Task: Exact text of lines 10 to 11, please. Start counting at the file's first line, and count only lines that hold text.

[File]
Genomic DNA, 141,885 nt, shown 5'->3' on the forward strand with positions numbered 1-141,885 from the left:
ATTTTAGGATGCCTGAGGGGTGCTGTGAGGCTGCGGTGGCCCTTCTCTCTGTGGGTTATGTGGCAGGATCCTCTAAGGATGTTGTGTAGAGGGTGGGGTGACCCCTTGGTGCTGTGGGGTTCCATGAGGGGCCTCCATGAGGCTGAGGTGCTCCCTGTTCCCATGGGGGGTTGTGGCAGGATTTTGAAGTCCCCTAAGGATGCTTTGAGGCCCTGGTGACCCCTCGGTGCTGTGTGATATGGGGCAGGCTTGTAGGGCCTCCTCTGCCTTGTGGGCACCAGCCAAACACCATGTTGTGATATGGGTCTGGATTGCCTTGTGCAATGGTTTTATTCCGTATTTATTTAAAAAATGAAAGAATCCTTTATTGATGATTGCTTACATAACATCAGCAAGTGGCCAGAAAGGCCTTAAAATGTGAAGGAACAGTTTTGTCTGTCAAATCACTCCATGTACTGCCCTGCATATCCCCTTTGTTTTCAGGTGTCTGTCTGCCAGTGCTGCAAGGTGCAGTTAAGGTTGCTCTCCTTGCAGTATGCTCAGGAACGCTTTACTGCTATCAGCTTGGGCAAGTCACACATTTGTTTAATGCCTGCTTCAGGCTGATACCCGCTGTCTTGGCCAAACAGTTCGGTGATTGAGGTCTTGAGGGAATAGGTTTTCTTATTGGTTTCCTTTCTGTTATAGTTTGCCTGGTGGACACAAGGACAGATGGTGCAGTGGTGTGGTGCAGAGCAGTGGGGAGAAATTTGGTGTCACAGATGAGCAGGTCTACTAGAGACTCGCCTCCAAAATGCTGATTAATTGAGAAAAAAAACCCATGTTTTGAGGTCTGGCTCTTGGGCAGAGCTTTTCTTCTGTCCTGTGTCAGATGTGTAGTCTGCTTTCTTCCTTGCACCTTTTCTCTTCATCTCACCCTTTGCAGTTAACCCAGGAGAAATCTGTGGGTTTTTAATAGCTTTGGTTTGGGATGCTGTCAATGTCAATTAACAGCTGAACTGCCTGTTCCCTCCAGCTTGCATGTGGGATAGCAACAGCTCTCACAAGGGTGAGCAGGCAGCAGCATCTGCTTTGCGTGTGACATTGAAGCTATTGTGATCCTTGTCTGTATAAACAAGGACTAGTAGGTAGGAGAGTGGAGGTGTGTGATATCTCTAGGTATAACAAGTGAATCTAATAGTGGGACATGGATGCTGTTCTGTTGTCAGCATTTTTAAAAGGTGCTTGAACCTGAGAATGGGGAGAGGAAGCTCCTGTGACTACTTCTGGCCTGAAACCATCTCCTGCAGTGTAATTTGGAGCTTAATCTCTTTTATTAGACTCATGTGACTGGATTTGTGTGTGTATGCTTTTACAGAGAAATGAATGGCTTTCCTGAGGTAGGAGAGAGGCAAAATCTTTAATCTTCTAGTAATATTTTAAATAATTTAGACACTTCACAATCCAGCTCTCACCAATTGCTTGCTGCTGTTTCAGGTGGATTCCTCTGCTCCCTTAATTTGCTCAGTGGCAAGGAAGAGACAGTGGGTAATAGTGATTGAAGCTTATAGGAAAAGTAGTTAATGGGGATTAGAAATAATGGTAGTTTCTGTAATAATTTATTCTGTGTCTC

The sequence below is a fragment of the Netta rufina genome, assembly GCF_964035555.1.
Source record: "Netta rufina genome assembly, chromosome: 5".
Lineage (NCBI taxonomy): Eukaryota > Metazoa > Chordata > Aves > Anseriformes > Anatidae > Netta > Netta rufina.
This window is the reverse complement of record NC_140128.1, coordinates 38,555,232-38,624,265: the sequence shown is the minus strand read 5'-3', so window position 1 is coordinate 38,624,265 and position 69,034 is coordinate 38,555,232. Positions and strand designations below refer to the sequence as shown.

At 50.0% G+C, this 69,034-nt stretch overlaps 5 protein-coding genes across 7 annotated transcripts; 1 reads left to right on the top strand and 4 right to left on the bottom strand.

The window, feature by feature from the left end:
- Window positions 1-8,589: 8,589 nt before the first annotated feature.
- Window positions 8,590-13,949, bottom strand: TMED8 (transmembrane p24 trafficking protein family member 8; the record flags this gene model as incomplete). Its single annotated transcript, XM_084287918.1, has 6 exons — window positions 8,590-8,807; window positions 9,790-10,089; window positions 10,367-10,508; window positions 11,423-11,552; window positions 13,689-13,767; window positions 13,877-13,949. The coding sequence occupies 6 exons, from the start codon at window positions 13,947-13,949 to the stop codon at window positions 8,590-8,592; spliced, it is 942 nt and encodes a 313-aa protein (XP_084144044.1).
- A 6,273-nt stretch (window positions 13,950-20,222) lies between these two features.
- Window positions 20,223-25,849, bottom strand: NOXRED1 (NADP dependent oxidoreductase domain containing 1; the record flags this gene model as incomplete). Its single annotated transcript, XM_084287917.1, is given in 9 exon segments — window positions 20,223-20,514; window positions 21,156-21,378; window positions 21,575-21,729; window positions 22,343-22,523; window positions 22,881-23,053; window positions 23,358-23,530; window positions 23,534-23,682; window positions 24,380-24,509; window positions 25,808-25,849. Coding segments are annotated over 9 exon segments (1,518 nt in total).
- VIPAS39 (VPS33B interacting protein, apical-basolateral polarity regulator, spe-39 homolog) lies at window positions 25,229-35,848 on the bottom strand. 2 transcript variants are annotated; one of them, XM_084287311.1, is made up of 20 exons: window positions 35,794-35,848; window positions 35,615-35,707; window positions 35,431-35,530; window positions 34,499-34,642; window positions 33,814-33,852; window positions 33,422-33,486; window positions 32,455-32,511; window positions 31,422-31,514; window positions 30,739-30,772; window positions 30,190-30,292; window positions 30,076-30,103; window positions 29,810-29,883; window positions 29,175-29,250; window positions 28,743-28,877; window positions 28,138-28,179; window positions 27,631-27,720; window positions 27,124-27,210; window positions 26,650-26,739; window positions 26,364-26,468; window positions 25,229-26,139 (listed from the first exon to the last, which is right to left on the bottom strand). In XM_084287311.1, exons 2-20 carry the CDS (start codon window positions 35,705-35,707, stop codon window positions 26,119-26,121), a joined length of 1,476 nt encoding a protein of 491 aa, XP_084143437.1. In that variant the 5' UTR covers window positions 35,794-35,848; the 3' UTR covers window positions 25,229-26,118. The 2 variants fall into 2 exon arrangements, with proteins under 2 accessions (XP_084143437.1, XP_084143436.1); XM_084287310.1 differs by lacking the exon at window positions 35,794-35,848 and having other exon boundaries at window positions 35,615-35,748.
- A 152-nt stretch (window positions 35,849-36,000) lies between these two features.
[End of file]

- Window positions 8,590-13,949, bottom strand: TMED8 (transmembrane p24 trafficking protein family member 8; the record flags this gene model as incomplete). Its single annotated transcript, XM_084287918.1, has 6 exons — window positions 8,590-8,807; window positions 9,790-10,089; window positions 10,367-10,508; window positions 11,423-11,552; window positions 13,689-13,767; window positions 13,877-13,949. The coding sequence occupies 6 exons, from the start codon at window positions 13,947-13,949 to the stop codon at window positions 8,590-8,592; spliced, it is 942 nt and encodes a 313-aa protein (XP_084144044.1).
- A 6,273-nt stretch (window positions 13,950-20,222) lies between these two features.